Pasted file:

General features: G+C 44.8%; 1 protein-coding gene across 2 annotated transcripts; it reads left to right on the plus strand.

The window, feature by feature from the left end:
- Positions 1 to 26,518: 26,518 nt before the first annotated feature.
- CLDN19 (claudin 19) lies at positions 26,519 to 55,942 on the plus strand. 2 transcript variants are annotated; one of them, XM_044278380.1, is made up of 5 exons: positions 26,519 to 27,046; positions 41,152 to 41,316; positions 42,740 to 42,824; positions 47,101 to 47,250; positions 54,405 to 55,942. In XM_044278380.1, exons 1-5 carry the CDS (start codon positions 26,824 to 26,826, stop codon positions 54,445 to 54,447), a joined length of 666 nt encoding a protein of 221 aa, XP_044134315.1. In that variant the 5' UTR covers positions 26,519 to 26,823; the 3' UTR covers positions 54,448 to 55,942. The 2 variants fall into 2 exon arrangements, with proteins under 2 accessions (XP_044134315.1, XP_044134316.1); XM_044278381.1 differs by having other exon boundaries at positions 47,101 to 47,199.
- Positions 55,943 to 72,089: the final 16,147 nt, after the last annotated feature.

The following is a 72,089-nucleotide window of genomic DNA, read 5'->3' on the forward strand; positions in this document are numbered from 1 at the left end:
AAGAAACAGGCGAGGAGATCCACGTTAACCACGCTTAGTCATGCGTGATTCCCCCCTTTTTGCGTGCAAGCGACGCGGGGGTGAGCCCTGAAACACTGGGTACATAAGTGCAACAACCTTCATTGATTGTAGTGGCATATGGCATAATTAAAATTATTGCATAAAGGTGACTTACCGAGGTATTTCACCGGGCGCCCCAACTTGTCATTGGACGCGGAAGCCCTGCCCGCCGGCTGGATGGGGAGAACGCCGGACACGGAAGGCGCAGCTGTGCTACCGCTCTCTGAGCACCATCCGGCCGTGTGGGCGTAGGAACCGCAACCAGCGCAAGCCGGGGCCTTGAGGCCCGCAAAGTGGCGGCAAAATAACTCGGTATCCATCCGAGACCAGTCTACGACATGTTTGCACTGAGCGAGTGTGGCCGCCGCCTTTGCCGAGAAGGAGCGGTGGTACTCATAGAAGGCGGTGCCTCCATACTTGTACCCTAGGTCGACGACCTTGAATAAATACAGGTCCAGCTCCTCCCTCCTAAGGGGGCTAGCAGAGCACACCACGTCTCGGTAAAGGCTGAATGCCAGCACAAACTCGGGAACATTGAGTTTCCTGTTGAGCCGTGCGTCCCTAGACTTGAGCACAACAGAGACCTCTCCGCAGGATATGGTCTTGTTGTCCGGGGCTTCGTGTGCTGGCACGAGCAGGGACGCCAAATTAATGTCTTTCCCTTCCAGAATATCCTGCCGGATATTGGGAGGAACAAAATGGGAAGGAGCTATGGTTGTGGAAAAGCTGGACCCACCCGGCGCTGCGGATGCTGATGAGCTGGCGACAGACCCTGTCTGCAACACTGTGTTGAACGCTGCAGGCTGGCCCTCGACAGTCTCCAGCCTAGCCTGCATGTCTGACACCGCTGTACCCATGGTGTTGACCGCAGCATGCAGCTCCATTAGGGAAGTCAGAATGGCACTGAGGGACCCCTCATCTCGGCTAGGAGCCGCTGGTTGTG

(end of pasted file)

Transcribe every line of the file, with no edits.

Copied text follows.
General features: G+C 44.8%; 1 protein-coding gene across 2 annotated transcripts; it reads left to right on the plus strand.

The window, feature by feature from the left end:
- Positions 1 to 26,518: 26,518 nt before the first annotated feature.
- CLDN19 (claudin 19) lies at positions 26,519 to 55,942 on the plus strand. 2 transcript variants are annotated; one of them, XM_044278380.1, is made up of 5 exons: positions 26,519 to 27,046; positions 41,152 to 41,316; positions 42,740 to 42,824; positions 47,101 to 47,250; positions 54,405 to 55,942. In XM_044278380.1, exons 1-5 carry the CDS (start codon positions 26,824 to 26,826, stop codon positions 54,445 to 54,447), a joined length of 666 nt encoding a protein of 221 aa, XP_044134315.1. In that variant the 5' UTR covers positions 26,519 to 26,823; the 3' UTR covers positions 54,448 to 55,942. The 2 variants fall into 2 exon arrangements, with proteins under 2 accessions (XP_044134315.1, XP_044134316.1); XM_044278381.1 differs by having other exon boundaries at positions 47,101 to 47,199.
- Positions 55,943 to 72,089: the final 16,147 nt, after the last annotated feature.

The following is a 72,089-nucleotide window of genomic DNA, read 5'->3' on the forward strand; positions in this document are numbered from 1 at the left end:
AAGAAACAGGCGAGGAGATCCACGTTAACCACGCTTAGTCATGCGTGATTCCCCCCTTTTTGCGTGCAAGCGACGCGGGGGTGAGCCCTGAAACACTGGGTACATAAGTGCAACAACCTTCATTGATTGTAGTGGCATATGGCATAATTAAAATTATTGCATAAAGGTGACTTACCGAGGTATTTCACCGGGCGCCCCAACTTGTCATTGGACGCGGAAGCCCTGCCCGCCGGCTGGATGGGGAGAACGCCGGACACGGAAGGCGCAGCTGTGCTACCGCTCTCTGAGCACCATCCGGCCGTGTGGGCGTAGGAACCGCAACCAGCGCAAGCCGGGGCCTTGAGGCCCGCAAAGTGGCGGCAAAATAACTCGGTATCCATCCGAGACCAGTCTACGACATGTTTGCACTGAGCGAGTGTGGCCGCCGCCTTTGCCGAGAAGGAGCGGTGGTACTCATAGAAGGCGGTGCCTCCATACTTGTACCCTAGGTCGACGACCTTGAATAAATACAGGTCCAGCTCCTCCCTCCTAAGGGGGCTAGCAGAGCACACCACGTCTCGGTAAAGGCTGAATGCCAGCACAAACTCGGGAACATTGAGTTTCCTGTTGAGCCGTGCGTCCCTAGACTTGAGCACAACAGAGACCTCTCCGCAGGATATGGTCTTGTTGTCCGGGGCTTCGTGTGCTGGCACGAGCAGGGACGCCAAATTAATGTCTTTCCCTTCCAGAATATCCTGCCGGATATTGGGAGGAACAAAATGGGAAGGAGCTATGGTTGTGGAAAAGCTGGACCCACCCGGCGCTGCGGATGCTGATGAGCTGGCGACAGACCCTGTCTGCAACACTGTGTTGAACGCTGCAGGCTGGCCCTCGACAGTCTCCAGCCTAGCCTGCATGTCTGACACCGCTGTACCCATGGTGTTGACCGCAGCATGCAGCTCCATTAGGGAAGTCAGAATGGCACTGAGGGACCCCTCATCTCGGCTAGGAGCCGCTGGTTGTG